This may interest you…

We are constituting our founding Risk Accounting Standards Board (RASB) that will also function as our non-profit’s board of directors. If you are interested in serving in this capacity please write to me in confidence at or call me on +44 7766...

Message from the Chairman

It’s almost 20 years ago that I was asked by the Chase Manhattan Bank’s COO, Rick Mangogna, to form and lead a team with a mission to design and implement a risk reporting framework for global operations. We soon understood that achieving our mission depended on the...

Welcome to SERRAQ

Who We are

SERRAQ is the world’s leading Risk Accounting professional body. We are a not-for-profit organization, limited by guarantee, that is run by its members for the benefit of its members. SERRAQ combines the attributes of a global professional and standards setting organization with modern data sharing to provide benchmarking and other data services to its members as well as supporting regulatory, governmental and other public disclosure requirements. SERRAQ membership is open to all corporate entities interested in implementing the latest, leading edge approaches to non-financial risk quantification and management, as well as individuals who wish to pursue a career in Risk Accounting.

Our Mission

Our mission is to position Risk Accounting as the universally adopted method of identifying, quantifying, aggregating and reporting all forms of non-financial risks.

Risk Accounting Standards Board (RASB)

SERRAQ HQ hosts a Risk Accounting Standards Board (RASB) comprised of leading academics and practitioners. Its function is to approve Risk Accounting standards for publication, the requirements for the ‘Certified Risk Accountant’ qualification and ethical and professional standards of conduct.

The RASB’s current composition is:

Peter Hughes

Peter is Chairman of the Risk Accounting Standards Board. He is a chartered accountant and a visiting fellow and member of the advisory board of Durham University Business School’s Centre for Banking, Institutions and Development (CBID) research group. He was formerly a banker with JPMorgan Chase where he held senior positions in finance, operations, risk management, treasury & trading and audit.

Dennis Philip

Dennis is a Professor in Finance at the Durham University Business School and Director of its Centre for Banking, Institutions and Development (CBID) research group. He holds a PhD in Finance from Cass Business School. His research contributes to the understanding of the interactions between firm characteristics and financial markets. His research has been funded by financial companies, central banks and recently from the European Commission. He is involved in various policy-led research projects, in particular research in financial literacy and inclusion in emerging markets, with international connectivity in both academia and practice.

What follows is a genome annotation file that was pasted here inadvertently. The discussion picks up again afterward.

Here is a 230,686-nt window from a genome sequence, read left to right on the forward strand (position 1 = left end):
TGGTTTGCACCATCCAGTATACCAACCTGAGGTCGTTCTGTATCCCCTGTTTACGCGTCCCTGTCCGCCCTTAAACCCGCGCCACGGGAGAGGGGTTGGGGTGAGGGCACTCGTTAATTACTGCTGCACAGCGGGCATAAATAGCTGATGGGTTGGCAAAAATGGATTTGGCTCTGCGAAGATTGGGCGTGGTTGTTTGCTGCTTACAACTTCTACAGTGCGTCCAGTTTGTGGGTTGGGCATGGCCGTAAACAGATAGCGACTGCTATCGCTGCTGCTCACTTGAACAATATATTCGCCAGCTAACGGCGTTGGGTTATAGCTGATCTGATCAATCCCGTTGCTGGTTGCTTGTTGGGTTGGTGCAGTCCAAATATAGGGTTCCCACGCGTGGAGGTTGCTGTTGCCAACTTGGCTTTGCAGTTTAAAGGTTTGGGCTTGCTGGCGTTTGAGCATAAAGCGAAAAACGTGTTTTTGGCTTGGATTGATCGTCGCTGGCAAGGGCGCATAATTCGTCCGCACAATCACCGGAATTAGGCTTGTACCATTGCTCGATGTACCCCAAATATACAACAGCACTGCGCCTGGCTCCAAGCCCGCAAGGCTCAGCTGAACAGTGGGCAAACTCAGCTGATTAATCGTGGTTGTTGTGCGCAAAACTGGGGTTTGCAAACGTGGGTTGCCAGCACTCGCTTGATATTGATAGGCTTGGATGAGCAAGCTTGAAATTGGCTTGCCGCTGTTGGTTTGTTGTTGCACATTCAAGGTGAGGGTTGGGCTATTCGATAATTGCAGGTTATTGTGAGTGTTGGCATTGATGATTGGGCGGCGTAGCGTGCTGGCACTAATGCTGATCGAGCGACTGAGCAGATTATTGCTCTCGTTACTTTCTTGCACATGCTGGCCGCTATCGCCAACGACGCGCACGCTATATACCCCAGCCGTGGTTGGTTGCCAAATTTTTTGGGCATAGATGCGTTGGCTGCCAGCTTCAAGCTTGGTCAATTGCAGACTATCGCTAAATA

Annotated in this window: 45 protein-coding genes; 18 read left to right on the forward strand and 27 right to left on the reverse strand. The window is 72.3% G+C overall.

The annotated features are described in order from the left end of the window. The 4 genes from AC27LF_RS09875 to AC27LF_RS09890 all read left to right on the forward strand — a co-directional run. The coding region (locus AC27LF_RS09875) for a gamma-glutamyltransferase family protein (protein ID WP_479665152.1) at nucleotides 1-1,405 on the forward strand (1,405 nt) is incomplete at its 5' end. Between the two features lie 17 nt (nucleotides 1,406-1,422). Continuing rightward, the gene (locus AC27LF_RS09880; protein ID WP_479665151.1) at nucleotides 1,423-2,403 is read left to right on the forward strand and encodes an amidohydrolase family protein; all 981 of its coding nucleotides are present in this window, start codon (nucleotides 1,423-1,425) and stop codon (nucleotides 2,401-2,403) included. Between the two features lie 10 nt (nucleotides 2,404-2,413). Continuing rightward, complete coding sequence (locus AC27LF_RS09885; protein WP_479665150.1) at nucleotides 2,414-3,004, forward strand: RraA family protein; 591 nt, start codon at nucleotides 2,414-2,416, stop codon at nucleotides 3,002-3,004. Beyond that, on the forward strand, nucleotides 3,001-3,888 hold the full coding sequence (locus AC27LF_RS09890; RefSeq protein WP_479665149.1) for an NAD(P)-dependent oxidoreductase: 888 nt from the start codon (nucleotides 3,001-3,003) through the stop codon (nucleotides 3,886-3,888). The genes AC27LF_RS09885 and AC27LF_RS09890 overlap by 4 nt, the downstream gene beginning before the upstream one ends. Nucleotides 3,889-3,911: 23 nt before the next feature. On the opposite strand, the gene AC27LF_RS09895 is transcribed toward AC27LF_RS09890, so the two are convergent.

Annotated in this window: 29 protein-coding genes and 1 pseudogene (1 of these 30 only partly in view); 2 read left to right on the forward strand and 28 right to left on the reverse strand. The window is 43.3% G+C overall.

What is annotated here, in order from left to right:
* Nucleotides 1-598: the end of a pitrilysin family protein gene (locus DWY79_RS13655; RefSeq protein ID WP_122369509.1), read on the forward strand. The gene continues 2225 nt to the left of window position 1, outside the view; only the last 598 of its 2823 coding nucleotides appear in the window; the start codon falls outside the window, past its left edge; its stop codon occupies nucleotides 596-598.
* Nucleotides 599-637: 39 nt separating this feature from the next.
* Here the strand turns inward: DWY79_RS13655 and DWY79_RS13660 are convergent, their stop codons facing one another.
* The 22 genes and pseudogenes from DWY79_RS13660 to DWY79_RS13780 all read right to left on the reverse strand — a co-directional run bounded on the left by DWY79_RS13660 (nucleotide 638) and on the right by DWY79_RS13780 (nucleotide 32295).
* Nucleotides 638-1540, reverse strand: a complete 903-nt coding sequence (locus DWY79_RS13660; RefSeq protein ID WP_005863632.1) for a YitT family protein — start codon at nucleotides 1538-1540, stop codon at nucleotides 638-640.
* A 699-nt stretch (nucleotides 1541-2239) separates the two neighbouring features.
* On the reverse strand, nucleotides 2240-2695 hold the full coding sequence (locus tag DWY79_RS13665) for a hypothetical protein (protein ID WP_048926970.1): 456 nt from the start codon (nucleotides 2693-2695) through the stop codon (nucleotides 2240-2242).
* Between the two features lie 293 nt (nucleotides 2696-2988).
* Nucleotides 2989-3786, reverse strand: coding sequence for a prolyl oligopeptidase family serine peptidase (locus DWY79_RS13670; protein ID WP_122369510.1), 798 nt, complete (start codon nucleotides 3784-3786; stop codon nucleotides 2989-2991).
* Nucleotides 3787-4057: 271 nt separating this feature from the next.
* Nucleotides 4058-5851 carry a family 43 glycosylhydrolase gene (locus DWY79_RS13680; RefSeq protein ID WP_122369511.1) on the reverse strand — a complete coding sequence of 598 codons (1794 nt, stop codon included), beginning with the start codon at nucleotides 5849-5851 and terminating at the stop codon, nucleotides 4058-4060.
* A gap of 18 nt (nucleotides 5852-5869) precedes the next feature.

Mahmoud Marzouk

Mahmoud is a lecturer in accounting and finance at the University of Leicester School of Business and a member of the SERRAQ Risk Accounting Standards Board (RASB). He holds a PhD and an MRes from the University of York. Mahmoud has extensive teaching and research experience in Egypt and the UK. In addition to his extensive teaching experience across a range of Accounting and Business modules at both undergraduate and postgraduate levels he also mentors and supervises undergraduate, postgraduate and PhD students. Mahmoud’s research interests lie primarily in the area of risk, risk management and reporting, and disclosure during crises and under uncertainty. Mahmoud has also served as a reviewer for a number of journals and acted as an external academic panel member and external examiner for a number of universities.     

Our Structure

SERRAQ’s target operating model comprises a global network of not-for-profit, private legal entities limited by guarantee. Where this legal form is not available a similar alternative will be adopted. The lead entity (SERRAQ HQ) sets operating policies, manages global relationships and contracts and delivers support and administrative services to the global network. Country or regional SERRAQ entities deliver support and administrative services to corporate and individual members.


SERRAQ commissions and supervises the development of software that incorporates approved Risk Accounting standards. It is designed to have maximum flexibility and be readily adaptable to the highly complex requirements of large financial institutions. Its modules can be implemented either as a standalone end-to-end solution incorporating risk and control self-assessment (RCSA) or integrated within an existing information infrastructure. The key component is the RU calculation engine; other components can be integrated with solutions offered by compatible technology providers, configured using existing platforms or through a de novo in-house development.